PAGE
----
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A note on stimulus control shaping and one-trial learning in two- and three-year-old children.

A classic question of research on discrimination learning is the conditions under which stimulus control develops in various subject populations. With respect to the nature of training, early research with nonhuman subjects suggested that stimulus control could not be established unless discrimination training contrasted the positive stimulus with physically dissimilar stimuli (Peterson, 1962). Subsequent research did not support these findings, however (e.g., Rudolph, Honig, & Gerry, 1969; Tracy, 1970). With respect to amount of training, there has been continuing interest in the issue of whether learning can occur in a single trial or whether it necessarily requires a process of gradual strengthening over a number of trials (cf. Balsam, 1988). When subjects are given protracted experience with discrimination training procedures, as in research on the formation of learning sets (e.g., Harlow, 1949), acquisition of new discriminations can become extremely rapid. Performance may approach virtual one-trial learning even in nonhuman subjects, young children, and people with severe intellectual disabilities (Dube, Mcllvane, & Green, 1992; Kaufman & Prehm, 1966). The question remains, however, about the nature and amount of training required to establish stimulus control on the first discrimination problem.

Our laboratory is interested primarily in discrimination learning with human subjects who lack well-developed language and problem-solving skills (e.g., young children, adolescents and adults with severe intellectual handicaps). With respect to young children, discrimination research has focused mainly on questions about stimulus preferences and transfer of discrimination training from one problem to another (e.g., transposition) (cf. Stevenson, 1970). Few data are available that bear explicitly on the question of type and amount of training necessary to establish stimulus control on first exposure to a laboratory discrimination training regimen.

The study reported here was conducted originally to compare the effectiveness of different methods for teaching two- and three-year-old children to discriminate circles from ellipses. One method was a well-validated stimulus control shaping program that was developed many years ago by our research group (Sidman & Stoddard, 1966, 1967; see baseline training and ellipse fading program, below). The other methods relied on simple differential reinforcement of the final performance (i.e., trial-and-error procedures). As will be described, the children's unexpectedly rapid learning with the trial-and-error methods rendered the comparison planned originally less interesting. The data, however, bear formal reporting for two reasons. First, they raise important and rarely considered issues concerning discrimination learning in young children who are exposed for the first time to laboratory discrimination training procedures. Second, they suggest the need to take a closer look at variables that may have been underappreciated in our previous studies with the circle-ellipse program.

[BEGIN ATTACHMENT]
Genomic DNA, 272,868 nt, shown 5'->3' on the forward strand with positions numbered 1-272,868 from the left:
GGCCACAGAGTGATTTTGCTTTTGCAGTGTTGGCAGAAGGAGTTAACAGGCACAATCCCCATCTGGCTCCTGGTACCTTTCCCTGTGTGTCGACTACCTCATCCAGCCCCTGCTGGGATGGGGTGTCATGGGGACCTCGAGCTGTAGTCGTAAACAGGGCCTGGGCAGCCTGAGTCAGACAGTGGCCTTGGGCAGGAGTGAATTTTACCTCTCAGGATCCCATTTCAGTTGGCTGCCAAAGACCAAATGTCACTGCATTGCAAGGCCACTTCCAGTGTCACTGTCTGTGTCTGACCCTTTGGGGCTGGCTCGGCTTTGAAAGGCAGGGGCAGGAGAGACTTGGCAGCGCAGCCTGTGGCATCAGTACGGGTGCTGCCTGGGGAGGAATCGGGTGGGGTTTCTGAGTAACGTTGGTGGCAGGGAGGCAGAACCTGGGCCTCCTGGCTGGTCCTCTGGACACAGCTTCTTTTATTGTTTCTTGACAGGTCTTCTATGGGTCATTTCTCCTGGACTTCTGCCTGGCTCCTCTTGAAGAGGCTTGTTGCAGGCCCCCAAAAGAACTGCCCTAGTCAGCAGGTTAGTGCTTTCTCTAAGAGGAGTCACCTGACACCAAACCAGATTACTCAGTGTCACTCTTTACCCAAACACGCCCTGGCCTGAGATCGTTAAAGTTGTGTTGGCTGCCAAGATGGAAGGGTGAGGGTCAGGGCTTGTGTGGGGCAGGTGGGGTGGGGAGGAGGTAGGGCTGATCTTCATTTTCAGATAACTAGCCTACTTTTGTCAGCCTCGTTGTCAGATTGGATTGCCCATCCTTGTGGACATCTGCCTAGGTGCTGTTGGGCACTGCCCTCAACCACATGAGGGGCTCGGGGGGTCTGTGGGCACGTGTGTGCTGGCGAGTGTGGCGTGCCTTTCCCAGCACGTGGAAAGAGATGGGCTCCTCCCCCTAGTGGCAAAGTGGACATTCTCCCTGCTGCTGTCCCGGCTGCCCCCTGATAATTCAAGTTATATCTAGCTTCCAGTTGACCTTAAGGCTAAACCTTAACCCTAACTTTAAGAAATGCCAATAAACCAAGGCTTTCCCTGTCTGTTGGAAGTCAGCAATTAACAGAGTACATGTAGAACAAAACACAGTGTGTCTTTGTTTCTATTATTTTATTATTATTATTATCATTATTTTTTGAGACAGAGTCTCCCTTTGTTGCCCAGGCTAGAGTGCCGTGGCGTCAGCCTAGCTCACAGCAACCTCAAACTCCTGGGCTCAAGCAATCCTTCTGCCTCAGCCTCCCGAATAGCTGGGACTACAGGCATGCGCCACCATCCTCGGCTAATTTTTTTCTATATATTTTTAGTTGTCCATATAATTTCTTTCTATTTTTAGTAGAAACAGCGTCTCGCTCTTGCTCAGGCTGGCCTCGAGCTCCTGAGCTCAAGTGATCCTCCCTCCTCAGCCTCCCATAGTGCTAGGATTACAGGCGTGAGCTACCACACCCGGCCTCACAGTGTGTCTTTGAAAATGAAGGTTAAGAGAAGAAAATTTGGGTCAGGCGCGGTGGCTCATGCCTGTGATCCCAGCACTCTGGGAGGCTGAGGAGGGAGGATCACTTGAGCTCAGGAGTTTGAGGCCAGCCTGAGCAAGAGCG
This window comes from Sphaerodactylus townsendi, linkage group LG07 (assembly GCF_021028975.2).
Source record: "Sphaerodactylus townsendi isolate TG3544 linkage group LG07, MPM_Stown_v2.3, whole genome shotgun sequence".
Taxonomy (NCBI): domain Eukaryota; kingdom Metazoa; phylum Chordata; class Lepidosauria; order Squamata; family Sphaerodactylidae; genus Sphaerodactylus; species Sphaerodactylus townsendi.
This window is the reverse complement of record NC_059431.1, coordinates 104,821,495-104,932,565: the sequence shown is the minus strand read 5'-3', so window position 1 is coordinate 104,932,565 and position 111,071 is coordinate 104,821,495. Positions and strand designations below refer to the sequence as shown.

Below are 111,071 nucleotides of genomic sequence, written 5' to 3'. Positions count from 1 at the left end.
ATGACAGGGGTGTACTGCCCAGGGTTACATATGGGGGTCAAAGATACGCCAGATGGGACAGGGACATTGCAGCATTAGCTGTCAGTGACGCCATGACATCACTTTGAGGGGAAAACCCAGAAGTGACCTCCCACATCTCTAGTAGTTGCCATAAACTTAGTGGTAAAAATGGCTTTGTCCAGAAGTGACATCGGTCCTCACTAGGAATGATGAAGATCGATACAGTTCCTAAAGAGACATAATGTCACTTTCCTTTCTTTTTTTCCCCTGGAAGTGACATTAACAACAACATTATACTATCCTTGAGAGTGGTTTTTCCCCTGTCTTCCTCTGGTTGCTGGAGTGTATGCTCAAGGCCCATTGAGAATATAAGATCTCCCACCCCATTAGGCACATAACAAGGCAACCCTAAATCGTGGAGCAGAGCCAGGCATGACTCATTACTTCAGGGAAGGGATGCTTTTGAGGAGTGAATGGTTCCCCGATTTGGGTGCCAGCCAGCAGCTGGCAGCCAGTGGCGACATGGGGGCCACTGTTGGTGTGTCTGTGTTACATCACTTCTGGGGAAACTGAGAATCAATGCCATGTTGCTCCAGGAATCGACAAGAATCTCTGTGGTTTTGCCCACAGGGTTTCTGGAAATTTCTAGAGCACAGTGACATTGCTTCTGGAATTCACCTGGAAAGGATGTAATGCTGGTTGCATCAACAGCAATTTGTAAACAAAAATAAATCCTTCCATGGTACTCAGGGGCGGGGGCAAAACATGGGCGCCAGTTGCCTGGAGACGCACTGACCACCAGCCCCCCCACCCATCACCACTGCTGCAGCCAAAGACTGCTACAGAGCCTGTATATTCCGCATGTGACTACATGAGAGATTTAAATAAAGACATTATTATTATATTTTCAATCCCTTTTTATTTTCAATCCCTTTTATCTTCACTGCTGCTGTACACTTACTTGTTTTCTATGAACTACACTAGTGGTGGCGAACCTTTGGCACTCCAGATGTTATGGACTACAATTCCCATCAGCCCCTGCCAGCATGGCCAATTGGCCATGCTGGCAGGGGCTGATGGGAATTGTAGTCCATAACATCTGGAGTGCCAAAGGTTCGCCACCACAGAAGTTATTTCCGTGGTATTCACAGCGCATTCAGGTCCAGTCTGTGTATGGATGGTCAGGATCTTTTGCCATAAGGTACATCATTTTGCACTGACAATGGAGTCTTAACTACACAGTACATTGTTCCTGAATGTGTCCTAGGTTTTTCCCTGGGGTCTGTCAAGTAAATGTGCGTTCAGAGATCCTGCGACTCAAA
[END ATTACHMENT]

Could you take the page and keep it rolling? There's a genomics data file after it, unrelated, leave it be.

Method

Subjects

Fifty-nine typically developing children were brought to the laboratory by their parents in response to an advertisement in an urban university newspaper. The children's ages ranged from 2-0 (years-months) to 3-11.

Apparatus and General Procedures

In a quiet room, approximately 1.6 |m.sup.2~, the child sat before a stimulus display and response panel located at eye level. The panel consisted of a 3 x 3 matrix of 5-|cm.sup.2~ translucent keys, divided by 1.9-cm barriers. On each trial, stimuli were rear-projected onto the keys, with presentation controlled by motor-driven shutters. Only the eight outer keys were used, and a mask covered the center key. A press on a key operated a microswitch which then activated control circuitry in an adjacent room. When the child pressed the correct key, chimes rang and a reinforcer (an M & M candy or a token) was delivered to a tray at the child's left. A 1.5-s intertrial interval followed. Incorrect key presses had no effect, and every trial ended with a reinforced selection (correction procedure). Tokens were exchanged after the session for a toy. Stimulus presentations and the children's key selections (and other relevant events) were recorded on a 20-pen event recorder. (See Stoddard and Sidman, 1967, for complete apparatus descriptions and procedural details.)

Baseline Training

Brightness discrimination. In the initial display, one key contained a black outline circle, 3.75 cm in diameter, on a yellow background; the other seven keys were dark. The key location of the circle changed unsystematically from trial to trial. This display continued until the child responded correctly on 9 of 10 consecutive trials with the last 5 correct. The task is essentially a brightness discrimination. Although a circle is present on the bright key, the child does not have to discriminate it; brightness is a sufficient basis for responding correctly.

Form: No form discrimination. In the next series of trials, the incorrect keys became gradually brighter in seven steps until all keys were equally bright yellow. The program gave one trial per step if the child made no errors. If the child did select one or more blank keys before finally selecting the key with the circle on it, the program backed up one step. The task may be characterized as a form:no form discrimination, because the child still need not discriminate the form as a circle.